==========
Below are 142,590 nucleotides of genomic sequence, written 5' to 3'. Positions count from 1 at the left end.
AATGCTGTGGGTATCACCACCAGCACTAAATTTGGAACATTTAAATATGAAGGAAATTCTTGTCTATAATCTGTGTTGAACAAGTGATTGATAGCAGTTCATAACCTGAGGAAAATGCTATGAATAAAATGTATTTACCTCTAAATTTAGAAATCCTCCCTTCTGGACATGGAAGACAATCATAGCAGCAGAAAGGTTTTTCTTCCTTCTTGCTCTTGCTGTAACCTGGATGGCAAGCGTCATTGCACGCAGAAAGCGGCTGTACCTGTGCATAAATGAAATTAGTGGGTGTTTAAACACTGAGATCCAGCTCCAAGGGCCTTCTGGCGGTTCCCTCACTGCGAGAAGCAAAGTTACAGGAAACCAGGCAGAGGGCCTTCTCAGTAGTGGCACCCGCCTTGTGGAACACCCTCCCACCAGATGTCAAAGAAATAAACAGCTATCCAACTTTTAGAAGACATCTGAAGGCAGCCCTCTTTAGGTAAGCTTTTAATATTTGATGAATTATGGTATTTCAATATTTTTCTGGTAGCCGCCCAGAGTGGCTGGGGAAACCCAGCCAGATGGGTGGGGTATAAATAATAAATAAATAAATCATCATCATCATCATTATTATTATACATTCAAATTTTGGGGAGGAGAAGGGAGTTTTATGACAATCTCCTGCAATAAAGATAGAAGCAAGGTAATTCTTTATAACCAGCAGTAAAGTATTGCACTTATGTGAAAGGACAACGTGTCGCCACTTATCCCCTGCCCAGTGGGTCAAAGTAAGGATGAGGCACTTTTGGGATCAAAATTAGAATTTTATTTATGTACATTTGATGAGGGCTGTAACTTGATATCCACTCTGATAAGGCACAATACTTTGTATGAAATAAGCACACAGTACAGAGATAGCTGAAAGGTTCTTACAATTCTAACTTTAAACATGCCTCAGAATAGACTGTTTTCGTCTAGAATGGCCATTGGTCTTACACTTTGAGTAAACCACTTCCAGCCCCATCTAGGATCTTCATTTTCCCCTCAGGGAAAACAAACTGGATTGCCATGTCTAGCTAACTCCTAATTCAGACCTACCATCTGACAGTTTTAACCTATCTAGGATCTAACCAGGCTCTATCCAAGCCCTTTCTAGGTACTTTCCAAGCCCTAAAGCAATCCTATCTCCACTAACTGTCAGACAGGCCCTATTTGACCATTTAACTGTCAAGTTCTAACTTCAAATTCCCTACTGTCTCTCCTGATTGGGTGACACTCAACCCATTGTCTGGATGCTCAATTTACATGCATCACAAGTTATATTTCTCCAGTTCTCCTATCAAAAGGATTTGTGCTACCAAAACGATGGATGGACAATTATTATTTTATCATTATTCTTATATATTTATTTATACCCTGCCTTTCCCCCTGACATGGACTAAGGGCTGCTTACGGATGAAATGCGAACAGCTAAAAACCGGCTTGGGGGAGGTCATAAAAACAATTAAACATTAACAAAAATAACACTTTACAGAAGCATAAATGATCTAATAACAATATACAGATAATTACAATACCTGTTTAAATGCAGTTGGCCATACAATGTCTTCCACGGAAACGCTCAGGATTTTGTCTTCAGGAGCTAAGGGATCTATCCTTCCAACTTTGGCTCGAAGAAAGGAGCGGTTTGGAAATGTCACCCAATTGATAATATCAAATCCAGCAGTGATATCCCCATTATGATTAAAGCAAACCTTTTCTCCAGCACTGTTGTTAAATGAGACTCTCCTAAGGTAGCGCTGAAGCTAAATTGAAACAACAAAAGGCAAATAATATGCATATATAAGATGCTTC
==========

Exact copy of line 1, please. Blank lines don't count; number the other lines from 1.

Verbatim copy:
Below are 142,590 nucleotides of genomic sequence, written 5' to 3'. Positions count from 1 at the left end.